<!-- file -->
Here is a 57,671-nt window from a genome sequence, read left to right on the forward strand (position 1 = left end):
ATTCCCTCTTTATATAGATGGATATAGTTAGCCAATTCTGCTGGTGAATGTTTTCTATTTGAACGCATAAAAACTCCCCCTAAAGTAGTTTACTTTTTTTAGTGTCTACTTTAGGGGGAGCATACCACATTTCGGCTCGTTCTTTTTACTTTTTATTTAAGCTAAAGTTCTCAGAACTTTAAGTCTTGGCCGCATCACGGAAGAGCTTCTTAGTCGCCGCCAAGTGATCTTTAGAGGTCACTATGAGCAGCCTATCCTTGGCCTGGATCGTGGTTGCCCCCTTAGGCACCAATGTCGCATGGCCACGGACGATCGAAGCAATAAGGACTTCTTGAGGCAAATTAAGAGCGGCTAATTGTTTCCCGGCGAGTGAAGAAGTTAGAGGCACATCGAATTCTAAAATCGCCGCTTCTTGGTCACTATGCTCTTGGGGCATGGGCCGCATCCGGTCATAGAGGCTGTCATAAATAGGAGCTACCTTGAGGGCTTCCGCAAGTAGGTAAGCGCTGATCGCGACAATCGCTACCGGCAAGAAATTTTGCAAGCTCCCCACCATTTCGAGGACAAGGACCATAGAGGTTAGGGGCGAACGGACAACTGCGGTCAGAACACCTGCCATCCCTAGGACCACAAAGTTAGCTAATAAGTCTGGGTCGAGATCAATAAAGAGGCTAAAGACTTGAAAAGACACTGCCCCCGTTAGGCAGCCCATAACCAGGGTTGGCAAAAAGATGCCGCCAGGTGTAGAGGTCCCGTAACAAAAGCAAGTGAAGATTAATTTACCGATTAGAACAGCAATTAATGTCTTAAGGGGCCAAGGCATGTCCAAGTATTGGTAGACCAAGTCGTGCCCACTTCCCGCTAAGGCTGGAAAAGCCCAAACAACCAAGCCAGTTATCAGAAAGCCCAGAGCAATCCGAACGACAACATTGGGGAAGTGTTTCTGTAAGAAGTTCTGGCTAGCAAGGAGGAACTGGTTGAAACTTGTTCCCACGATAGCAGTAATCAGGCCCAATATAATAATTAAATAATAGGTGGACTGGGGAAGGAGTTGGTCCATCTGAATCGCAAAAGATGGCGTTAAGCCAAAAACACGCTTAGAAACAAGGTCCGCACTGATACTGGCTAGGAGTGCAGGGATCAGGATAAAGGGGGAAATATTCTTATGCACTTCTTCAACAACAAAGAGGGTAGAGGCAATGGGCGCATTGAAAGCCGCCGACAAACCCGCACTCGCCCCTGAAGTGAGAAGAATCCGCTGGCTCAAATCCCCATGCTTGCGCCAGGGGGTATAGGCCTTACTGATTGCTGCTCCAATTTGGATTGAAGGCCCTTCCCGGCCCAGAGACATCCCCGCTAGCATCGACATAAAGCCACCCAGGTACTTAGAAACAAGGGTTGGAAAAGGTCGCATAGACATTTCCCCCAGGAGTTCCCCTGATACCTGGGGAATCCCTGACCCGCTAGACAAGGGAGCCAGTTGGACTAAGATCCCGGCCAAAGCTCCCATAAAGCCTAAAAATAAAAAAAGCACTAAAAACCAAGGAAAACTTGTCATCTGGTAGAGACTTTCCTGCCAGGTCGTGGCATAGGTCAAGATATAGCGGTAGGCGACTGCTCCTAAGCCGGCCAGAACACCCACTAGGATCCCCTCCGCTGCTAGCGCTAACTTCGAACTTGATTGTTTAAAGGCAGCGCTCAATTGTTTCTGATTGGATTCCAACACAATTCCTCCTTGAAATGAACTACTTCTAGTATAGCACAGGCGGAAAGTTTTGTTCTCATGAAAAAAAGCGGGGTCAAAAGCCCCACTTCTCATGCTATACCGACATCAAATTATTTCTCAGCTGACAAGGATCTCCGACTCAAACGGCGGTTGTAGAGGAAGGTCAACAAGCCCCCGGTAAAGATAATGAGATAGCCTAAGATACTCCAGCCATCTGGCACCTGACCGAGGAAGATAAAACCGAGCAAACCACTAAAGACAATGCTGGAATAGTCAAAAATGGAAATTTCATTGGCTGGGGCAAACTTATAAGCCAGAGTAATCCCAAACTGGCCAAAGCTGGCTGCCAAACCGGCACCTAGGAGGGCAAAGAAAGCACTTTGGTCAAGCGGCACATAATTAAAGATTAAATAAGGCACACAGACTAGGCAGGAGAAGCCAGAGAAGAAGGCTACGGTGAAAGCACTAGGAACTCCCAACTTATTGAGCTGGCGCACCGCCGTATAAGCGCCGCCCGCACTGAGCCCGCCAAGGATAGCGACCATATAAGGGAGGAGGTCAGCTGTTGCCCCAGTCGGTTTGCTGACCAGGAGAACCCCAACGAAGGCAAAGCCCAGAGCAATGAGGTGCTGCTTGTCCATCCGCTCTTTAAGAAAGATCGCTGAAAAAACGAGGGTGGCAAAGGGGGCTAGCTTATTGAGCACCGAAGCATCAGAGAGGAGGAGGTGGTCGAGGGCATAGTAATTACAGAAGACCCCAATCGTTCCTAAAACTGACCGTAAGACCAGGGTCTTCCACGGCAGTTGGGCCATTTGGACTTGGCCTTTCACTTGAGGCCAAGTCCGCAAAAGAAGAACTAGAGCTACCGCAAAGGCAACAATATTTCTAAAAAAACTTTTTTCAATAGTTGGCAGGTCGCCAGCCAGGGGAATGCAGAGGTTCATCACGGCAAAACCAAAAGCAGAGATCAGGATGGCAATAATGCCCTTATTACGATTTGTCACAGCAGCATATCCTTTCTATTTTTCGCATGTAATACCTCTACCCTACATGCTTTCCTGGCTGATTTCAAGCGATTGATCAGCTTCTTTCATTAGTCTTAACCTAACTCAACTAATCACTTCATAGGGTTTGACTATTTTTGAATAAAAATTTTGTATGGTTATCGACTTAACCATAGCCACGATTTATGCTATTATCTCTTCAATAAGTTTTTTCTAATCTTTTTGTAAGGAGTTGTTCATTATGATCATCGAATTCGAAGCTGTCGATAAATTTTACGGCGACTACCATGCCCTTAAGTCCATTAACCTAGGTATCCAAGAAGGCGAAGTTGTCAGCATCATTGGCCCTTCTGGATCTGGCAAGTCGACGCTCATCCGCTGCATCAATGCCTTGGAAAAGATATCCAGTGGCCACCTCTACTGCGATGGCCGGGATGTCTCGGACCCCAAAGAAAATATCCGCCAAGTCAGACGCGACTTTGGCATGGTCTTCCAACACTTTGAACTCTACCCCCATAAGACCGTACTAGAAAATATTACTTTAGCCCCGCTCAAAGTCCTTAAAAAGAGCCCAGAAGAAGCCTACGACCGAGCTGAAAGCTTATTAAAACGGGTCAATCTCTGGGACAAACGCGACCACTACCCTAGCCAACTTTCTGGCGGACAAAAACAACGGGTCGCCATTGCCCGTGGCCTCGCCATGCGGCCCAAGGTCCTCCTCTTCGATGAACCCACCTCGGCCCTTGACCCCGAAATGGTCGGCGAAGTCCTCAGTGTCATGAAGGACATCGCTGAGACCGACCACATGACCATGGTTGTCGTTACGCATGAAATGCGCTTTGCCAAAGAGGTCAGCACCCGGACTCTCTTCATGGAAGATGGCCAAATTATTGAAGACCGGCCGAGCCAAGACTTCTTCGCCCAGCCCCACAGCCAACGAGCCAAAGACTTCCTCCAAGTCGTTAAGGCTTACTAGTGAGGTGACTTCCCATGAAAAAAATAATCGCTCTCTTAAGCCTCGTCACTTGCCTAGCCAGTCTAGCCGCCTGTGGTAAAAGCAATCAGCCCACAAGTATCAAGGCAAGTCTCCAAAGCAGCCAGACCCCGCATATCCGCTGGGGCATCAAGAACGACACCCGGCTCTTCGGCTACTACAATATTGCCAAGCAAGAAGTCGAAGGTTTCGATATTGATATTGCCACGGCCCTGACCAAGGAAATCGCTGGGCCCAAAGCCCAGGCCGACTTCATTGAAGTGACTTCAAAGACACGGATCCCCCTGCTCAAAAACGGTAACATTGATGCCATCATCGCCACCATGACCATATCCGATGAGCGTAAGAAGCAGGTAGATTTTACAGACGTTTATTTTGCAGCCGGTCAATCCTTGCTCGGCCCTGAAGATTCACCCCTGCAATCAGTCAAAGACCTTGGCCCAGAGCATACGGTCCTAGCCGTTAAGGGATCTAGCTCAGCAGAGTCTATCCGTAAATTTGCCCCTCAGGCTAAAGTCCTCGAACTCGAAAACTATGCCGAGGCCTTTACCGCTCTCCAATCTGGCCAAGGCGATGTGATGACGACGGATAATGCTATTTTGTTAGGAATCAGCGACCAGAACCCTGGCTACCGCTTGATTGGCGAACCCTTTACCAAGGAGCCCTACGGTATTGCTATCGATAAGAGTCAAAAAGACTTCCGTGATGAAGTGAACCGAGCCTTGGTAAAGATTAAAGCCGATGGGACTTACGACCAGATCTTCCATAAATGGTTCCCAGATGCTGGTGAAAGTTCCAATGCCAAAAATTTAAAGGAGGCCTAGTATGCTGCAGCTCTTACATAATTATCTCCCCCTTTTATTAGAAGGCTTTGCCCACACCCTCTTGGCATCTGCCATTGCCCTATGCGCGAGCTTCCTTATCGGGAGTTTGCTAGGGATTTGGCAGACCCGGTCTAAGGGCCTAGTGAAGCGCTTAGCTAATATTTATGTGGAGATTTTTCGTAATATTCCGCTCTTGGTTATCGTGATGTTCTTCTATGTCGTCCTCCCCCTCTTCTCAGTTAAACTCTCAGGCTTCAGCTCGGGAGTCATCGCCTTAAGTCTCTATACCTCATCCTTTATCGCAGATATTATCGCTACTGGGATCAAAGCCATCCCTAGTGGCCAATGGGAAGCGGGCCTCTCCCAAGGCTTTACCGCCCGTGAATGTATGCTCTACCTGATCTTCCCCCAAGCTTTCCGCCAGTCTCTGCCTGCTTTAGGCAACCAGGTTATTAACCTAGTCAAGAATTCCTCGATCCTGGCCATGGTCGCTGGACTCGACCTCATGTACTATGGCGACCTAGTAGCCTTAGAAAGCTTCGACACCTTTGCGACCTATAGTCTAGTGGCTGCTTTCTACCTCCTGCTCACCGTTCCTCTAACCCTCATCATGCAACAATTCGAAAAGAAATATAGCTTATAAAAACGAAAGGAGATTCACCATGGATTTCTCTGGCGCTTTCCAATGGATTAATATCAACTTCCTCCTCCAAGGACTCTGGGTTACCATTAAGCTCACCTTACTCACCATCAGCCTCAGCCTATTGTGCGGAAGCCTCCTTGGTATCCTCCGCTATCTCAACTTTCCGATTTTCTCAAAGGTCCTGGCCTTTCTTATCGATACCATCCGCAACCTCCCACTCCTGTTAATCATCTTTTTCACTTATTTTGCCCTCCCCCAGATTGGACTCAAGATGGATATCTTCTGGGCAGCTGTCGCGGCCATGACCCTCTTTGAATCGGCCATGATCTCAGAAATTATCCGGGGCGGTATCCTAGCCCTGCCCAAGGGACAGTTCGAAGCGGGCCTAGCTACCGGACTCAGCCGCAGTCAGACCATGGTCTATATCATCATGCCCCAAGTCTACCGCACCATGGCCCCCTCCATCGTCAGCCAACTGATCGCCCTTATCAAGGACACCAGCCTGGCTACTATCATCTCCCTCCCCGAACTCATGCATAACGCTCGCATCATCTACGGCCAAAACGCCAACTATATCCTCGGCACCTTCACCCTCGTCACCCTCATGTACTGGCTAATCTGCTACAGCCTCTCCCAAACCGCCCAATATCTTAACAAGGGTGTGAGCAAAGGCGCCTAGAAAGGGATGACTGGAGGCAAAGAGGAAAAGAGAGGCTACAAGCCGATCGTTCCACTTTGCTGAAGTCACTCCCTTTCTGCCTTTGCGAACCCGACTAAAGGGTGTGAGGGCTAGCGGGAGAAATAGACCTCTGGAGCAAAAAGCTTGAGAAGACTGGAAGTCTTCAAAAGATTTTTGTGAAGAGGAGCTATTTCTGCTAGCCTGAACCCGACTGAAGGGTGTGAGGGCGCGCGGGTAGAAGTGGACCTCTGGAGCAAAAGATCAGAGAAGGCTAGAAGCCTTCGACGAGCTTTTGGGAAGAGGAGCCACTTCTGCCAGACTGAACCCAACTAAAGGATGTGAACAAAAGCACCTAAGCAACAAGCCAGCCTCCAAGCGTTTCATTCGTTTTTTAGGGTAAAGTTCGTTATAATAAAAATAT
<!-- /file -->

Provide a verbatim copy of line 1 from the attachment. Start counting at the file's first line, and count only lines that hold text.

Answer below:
Here is a 57,671-nt window from a genome sequence, read left to right on the forward strand (position 1 = left end):